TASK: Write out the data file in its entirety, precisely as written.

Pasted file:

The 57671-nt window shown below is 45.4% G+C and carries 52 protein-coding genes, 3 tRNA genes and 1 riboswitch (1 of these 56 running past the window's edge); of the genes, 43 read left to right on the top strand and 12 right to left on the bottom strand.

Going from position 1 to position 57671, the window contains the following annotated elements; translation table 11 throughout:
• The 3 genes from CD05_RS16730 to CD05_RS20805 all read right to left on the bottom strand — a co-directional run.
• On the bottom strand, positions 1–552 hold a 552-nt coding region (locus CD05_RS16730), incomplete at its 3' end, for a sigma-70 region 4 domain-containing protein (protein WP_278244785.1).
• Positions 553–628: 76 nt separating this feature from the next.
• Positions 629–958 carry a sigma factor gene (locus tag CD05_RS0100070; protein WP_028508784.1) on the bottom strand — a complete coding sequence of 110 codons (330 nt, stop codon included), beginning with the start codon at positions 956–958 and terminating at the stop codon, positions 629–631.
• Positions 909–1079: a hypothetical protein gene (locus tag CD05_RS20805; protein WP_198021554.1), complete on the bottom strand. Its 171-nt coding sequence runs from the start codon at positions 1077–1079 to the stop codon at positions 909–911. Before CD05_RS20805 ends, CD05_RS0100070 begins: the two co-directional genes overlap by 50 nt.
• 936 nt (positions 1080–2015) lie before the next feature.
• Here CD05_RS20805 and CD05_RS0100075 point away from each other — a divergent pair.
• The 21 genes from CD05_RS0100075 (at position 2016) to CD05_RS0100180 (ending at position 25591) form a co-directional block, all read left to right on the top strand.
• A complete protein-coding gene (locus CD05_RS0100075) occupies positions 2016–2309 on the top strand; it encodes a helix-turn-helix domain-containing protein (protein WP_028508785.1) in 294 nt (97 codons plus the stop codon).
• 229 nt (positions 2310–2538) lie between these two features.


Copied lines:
The 57671-nt window shown below is 45.4% G+C and carries 52 protein-coding genes, 3 tRNA genes and 1 riboswitch (1 of these 56 running past the window's edge); of the genes, 43 read left to right on the top strand and 12 right to left on the bottom strand.

Going from position 1 to position 57671, the window contains the following annotated elements; translation table 11 throughout:
• The 3 genes from CD05_RS16730 to CD05_RS20805 all read right to left on the bottom strand — a co-directional run.
• On the bottom strand, positions 1–552 hold a 552-nt coding region (locus CD05_RS16730), incomplete at its 3' end, for a sigma-70 region 4 domain-containing protein (protein WP_278244785.1).
• Positions 553–628: 76 nt separating this feature from the next.
• Positions 629–958 carry a sigma factor gene (locus tag CD05_RS0100070; protein WP_028508784.1) on the bottom strand — a complete coding sequence of 110 codons (330 nt, stop codon included), beginning with the start codon at positions 956–958 and terminating at the stop codon, positions 629–631.
• Positions 909–1079: a hypothetical protein gene (locus tag CD05_RS20805; protein WP_198021554.1), complete on the bottom strand. Its 171-nt coding sequence runs from the start codon at positions 1077–1079 to the stop codon at positions 909–911. Before CD05_RS20805 ends, CD05_RS0100070 begins: the two co-directional genes overlap by 50 nt.
• 936 nt (positions 1080–2015) lie before the next feature.
• Here CD05_RS20805 and CD05_RS0100075 point away from each other — a divergent pair.
• The 21 genes from CD05_RS0100075 (at position 2016) to CD05_RS0100180 (ending at position 25591) form a co-directional block, all read left to right on the top strand.
• A complete protein-coding gene (locus CD05_RS0100075) occupies positions 2016–2309 on the top strand; it encodes a helix-turn-helix domain-containing protein (protein WP_028508785.1) in 294 nt (97 codons plus the stop codon).
• 229 nt (positions 2310–2538) lie between these two features.